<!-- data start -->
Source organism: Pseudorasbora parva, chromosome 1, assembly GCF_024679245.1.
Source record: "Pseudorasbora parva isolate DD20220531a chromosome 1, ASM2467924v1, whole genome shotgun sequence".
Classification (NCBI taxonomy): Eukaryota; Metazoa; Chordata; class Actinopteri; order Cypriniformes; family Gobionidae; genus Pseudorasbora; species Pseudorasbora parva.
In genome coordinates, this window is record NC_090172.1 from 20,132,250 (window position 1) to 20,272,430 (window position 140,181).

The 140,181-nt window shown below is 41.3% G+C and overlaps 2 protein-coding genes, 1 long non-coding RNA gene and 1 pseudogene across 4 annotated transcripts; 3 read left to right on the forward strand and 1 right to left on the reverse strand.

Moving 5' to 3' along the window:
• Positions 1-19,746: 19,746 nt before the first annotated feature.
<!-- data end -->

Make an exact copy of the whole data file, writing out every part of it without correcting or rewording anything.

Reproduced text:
Source organism: Pseudorasbora parva, chromosome 1, assembly GCF_024679245.1.
Source record: "Pseudorasbora parva isolate DD20220531a chromosome 1, ASM2467924v1, whole genome shotgun sequence".
Classification (NCBI taxonomy): Eukaryota; Metazoa; Chordata; class Actinopteri; order Cypriniformes; family Gobionidae; genus Pseudorasbora; species Pseudorasbora parva.
In genome coordinates, this window is record NC_090172.1 from 20,132,250 (window position 1) to 20,272,430 (window position 140,181).

The 140,181-nt window shown below is 41.3% G+C and overlaps 2 protein-coding genes, 1 long non-coding RNA gene and 1 pseudogene across 4 annotated transcripts; 3 read left to right on the forward strand and 1 right to left on the reverse strand.

Moving 5' to 3' along the window:
• Positions 1-19,746: 19,746 nt before the first annotated feature.